Airlines are still in for financial turbulence despite a recent fall in oil prices, with many at risk of posting major losses as the cost of their top input remains historically high.
“If fuel prices remain at a reasonably low and stable level, of course it’ll be favorable to operations of the company,” said Wang Jian (王建), board secretary of China Eastern Airlines.
However, “despite the recent reduction in oil price, it remains at historically high levels and a significant challenge to the business,” Cathay Pacific finance director Martin Murray said.
It “relieves the pressure a bit,” Air France-KLM finance director Philippe Calavia said, but he noted the Franco-Dutch group has based its financial plans on oil at an average of US$98 a barrel this year.
Oil prices are “still above over budget,” he said.
The price of oil continued to fall this past week, with Brent North Sea crude for June at US$106.91 a barrel in late London afternoon trade, way off the US$128.40 it hit on March 1 and the record US$147.50 it set in July 2008.
Airlines in Asia and Europe have been struggling with the high price of fuel, the first or second-largest cost in their budgets, which has pushed many deep into the red.
Singapore Airlines saw its full-year profit plunge 69 percent year-on-year to US$268 million due to high oil prices and global economic uncertainty.
Similarly Hong Kong-based Cathay Pacific saw its net profit slump 61 percent to US$708 million last year and recently announced a raft of cost-cutting measures in response to high fuel prices.
Australia’s biggest airline Qantas, which has raised fares in recent months to partially offset higher fuel costs, said reduced oil prices were not yet helping its bottom line.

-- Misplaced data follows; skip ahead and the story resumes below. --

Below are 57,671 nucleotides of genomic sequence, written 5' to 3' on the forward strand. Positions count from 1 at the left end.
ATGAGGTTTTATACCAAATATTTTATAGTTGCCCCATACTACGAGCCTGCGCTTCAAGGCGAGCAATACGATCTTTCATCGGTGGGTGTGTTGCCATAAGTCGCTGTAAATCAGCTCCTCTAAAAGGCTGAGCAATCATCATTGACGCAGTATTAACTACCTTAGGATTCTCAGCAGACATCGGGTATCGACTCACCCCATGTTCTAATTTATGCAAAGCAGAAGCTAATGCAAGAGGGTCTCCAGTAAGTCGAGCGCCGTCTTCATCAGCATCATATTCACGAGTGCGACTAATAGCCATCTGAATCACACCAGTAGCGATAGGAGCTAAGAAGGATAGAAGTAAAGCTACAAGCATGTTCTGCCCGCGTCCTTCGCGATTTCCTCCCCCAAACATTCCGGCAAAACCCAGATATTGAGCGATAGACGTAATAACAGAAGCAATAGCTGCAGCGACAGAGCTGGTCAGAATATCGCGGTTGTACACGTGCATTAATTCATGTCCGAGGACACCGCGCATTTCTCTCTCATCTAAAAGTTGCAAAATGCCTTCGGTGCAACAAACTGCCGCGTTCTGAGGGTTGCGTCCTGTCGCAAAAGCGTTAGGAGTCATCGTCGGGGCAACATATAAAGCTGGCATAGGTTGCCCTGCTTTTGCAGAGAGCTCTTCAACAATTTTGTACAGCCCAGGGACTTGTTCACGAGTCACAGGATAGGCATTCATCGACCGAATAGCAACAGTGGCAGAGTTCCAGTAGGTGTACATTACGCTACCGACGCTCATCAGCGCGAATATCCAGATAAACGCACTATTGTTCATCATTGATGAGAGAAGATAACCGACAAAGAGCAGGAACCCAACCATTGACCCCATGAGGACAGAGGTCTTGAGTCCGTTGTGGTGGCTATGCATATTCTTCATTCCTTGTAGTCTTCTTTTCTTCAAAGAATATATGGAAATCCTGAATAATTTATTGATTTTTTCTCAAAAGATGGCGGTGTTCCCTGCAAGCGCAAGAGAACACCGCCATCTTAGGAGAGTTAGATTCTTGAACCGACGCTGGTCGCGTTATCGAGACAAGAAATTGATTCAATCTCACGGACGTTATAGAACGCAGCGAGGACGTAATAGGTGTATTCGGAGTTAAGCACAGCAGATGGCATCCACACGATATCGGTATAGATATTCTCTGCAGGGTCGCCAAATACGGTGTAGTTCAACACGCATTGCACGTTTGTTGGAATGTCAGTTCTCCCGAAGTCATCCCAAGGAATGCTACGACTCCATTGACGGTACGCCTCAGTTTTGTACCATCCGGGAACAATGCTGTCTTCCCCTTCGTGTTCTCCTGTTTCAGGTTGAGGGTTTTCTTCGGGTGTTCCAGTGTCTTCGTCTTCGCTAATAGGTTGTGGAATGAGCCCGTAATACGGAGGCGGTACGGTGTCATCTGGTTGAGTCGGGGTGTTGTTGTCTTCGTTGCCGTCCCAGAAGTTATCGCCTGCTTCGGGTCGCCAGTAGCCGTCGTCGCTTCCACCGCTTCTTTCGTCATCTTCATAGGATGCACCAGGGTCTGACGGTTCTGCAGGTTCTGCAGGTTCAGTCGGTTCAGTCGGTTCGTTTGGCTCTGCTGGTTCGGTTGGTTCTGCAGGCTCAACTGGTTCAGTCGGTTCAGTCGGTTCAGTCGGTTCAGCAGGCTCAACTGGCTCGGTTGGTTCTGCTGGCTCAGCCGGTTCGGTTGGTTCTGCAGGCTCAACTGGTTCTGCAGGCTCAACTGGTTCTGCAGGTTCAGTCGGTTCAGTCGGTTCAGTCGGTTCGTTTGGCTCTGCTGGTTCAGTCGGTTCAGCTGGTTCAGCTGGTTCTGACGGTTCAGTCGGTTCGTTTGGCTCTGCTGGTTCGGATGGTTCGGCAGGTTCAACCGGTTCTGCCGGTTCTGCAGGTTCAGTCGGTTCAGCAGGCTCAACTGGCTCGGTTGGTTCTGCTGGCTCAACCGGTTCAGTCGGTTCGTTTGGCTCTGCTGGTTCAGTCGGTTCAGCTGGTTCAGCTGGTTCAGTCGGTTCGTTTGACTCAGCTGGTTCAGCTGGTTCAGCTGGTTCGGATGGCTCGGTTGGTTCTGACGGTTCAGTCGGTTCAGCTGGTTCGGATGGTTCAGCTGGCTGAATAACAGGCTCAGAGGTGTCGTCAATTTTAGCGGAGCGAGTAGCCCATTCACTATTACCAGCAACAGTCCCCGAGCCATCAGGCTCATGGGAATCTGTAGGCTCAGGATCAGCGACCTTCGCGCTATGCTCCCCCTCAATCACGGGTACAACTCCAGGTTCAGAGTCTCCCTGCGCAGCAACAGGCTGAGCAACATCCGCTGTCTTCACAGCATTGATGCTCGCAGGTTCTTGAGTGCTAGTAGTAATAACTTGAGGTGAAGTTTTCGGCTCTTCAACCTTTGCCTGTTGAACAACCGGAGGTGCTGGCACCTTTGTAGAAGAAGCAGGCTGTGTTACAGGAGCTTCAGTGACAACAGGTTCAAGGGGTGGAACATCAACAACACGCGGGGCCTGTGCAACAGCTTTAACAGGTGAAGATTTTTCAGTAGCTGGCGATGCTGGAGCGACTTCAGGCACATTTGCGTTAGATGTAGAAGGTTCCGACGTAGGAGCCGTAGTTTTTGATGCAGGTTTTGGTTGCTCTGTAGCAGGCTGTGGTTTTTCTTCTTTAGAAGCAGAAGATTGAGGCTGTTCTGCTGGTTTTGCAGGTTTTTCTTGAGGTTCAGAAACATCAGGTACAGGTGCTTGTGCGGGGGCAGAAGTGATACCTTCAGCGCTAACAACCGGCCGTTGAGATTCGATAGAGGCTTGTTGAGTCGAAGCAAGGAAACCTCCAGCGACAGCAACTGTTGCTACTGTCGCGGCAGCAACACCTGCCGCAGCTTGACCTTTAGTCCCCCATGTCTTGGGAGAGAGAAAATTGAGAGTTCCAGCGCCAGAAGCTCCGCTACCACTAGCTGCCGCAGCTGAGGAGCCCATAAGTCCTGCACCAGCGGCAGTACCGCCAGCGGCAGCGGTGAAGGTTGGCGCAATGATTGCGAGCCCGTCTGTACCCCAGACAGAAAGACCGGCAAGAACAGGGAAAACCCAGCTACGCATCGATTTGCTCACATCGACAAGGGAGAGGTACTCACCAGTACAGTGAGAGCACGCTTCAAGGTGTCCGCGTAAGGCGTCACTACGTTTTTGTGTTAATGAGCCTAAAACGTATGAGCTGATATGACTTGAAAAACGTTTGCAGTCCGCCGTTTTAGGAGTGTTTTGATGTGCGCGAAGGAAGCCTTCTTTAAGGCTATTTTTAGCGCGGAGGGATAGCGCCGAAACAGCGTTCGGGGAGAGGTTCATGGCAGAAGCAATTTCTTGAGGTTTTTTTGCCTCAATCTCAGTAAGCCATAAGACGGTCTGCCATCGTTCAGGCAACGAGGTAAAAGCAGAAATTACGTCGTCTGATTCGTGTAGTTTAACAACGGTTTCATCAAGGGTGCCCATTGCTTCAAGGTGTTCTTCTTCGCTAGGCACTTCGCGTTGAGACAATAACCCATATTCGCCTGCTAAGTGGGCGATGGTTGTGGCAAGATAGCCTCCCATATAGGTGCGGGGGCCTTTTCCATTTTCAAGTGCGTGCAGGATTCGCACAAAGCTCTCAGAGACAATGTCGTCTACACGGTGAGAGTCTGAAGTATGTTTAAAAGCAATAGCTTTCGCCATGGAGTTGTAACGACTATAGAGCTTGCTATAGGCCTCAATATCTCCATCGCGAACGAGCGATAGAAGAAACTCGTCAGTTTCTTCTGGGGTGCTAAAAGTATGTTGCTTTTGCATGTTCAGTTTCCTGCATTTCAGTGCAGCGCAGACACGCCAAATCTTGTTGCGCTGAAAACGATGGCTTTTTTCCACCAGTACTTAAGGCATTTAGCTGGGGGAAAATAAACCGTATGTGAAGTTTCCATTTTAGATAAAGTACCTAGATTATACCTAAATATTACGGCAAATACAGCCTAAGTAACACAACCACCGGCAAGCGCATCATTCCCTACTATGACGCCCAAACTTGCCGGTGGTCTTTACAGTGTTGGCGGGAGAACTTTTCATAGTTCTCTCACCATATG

“Our fuel bill this year is going be significantly higher than last year, so the outlook is still very challenging as far as we are concerned,” a spokesman said.
Jet fuel is Qantas’ biggest operational cost and in February the carrier said it had hedged 86 percent of its remaining fuel requirement for the financial year at a worst-case price of US$121 per barrel.
Airlines, like many other companies, use financial instruments to protect themselves from possible rises in oil prices, but hedging can also trap them if oil prices fall below expectations.
“The main risk today is to rush to take advantage of current prices, which are still very high if falling, and finding yourself exposed to a loss on your hedges if prices continue to fall,” Calavia said.
The airline, which is looking at a fuel bill about 1.1 billion euros (US$1.4 billion) heavier than the 6.4 billion euros it spent last year, has hedged around 60 percent of its second-largest operational cost after wages.
Oil prices are now moving back to a level where airlines can make a profit, according to the industry group IATA, which represents 240 companies that carry 84 percent of global traffic.
“Our central forecast in March suggested that if oil averaged US$115, then as a whole the industry would still make a small profit of US$3 billion,” IATA spokesman Chris Goater said. “But if oil were to spike to an average of US$135, then we would see an industry loss of US$5.3 billion.”